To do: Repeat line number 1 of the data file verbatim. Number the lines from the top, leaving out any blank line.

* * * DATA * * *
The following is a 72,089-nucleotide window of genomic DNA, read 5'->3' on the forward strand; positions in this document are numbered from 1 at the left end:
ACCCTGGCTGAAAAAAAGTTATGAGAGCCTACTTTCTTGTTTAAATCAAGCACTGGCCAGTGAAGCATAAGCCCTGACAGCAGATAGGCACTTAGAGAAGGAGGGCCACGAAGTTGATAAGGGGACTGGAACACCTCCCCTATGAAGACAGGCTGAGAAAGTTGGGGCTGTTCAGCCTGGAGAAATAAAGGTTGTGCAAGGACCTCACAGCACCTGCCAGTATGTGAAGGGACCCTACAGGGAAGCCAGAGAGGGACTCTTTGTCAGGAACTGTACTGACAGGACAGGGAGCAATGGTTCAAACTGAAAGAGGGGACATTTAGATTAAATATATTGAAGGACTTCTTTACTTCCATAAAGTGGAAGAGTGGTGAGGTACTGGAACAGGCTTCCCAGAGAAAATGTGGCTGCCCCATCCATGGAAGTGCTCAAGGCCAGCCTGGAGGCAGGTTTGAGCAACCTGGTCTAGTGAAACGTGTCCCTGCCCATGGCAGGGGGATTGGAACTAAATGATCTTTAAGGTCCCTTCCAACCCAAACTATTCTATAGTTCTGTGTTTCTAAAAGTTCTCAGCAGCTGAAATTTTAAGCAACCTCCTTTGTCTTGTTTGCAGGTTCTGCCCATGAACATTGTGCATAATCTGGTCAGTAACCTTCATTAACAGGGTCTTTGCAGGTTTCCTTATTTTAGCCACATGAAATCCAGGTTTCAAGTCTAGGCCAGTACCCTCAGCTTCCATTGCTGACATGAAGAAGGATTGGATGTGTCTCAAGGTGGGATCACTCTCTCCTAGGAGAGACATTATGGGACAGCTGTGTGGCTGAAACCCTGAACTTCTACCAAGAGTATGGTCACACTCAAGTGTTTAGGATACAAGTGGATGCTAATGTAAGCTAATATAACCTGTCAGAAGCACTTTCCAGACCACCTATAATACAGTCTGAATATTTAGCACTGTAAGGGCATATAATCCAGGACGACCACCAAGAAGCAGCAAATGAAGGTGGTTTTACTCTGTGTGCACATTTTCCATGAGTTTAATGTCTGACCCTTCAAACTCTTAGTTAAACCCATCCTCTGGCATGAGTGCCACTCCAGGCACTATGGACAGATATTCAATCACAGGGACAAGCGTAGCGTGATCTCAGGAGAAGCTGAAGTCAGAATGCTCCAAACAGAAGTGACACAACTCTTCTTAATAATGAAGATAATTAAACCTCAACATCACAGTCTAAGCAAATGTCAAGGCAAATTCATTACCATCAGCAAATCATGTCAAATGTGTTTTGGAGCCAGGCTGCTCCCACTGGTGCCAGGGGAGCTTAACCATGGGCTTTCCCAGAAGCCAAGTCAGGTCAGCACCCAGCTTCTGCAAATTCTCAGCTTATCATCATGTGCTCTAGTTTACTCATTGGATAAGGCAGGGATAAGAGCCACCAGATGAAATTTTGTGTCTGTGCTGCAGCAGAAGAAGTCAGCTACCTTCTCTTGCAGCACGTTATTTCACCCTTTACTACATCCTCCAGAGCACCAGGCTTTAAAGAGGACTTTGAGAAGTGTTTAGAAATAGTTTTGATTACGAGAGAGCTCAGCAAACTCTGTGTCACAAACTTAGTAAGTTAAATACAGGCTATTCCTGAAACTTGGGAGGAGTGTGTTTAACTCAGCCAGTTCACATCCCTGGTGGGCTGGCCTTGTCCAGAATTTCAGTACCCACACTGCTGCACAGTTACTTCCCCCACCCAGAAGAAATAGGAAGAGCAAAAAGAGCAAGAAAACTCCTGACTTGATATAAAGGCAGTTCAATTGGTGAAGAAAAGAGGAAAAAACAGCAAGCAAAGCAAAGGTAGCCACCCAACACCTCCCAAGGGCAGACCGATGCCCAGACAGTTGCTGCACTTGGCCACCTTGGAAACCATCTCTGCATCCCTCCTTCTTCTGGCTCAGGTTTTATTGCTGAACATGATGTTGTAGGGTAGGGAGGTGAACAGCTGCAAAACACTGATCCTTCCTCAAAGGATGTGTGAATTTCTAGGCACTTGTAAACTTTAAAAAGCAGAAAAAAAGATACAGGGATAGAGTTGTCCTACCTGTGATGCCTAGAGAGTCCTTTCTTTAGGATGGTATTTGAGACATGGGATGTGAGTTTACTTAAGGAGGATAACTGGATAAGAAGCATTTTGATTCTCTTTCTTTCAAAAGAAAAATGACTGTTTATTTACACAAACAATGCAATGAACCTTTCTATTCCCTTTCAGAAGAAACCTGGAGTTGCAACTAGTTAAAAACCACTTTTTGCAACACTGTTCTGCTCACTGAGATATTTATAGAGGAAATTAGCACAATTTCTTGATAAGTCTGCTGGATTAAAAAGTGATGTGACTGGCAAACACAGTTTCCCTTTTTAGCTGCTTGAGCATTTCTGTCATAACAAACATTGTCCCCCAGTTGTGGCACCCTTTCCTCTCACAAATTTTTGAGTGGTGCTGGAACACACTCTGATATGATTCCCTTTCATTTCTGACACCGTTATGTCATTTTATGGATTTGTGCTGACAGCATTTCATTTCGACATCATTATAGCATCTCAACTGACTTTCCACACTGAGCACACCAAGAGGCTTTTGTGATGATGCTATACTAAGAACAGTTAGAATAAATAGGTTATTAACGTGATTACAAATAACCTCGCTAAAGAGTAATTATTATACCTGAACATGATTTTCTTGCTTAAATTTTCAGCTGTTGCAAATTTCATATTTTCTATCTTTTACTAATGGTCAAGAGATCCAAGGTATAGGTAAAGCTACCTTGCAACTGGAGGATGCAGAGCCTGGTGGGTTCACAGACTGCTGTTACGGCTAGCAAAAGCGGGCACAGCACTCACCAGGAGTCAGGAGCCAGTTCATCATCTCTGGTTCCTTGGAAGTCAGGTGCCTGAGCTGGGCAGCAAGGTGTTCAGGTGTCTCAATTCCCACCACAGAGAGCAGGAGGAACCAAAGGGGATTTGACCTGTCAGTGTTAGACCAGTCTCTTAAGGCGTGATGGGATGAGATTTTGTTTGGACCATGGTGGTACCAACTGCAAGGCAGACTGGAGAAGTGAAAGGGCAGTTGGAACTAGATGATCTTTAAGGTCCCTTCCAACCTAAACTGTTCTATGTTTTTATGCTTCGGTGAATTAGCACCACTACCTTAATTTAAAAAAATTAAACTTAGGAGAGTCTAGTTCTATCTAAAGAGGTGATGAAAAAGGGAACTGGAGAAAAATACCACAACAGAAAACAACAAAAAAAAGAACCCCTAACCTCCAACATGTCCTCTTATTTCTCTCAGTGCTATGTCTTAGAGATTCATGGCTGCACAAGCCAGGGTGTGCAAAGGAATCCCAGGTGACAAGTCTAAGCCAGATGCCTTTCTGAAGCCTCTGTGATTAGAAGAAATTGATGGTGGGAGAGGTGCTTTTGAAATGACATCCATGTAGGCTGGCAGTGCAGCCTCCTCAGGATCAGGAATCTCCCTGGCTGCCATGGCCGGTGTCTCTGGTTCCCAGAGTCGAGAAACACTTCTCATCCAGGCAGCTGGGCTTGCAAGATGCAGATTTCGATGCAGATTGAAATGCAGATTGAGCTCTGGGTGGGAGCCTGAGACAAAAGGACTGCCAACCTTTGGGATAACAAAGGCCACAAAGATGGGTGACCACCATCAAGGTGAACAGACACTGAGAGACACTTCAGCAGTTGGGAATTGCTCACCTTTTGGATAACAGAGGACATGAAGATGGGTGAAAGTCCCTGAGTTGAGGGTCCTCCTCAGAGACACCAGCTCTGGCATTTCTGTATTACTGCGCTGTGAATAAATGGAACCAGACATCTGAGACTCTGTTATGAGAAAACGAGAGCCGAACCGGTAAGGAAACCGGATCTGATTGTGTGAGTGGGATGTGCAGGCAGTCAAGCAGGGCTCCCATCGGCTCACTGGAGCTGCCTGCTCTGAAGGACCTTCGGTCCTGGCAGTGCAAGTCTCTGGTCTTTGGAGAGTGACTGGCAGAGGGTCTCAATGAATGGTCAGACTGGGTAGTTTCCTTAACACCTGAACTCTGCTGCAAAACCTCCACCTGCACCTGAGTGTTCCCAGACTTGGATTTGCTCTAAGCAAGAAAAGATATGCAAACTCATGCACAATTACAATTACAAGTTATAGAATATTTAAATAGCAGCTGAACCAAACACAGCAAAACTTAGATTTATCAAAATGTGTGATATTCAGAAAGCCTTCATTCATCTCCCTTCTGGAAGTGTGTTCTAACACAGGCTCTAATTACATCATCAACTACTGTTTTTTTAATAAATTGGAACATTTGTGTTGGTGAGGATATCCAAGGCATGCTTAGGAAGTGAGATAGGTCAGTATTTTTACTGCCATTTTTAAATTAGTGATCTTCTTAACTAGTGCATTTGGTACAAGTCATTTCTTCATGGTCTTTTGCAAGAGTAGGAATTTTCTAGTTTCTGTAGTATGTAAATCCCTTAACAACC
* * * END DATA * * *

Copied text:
The following is a 72,089-nucleotide window of genomic DNA, read 5'->3' on the forward strand; positions in this document are numbered from 1 at the left end: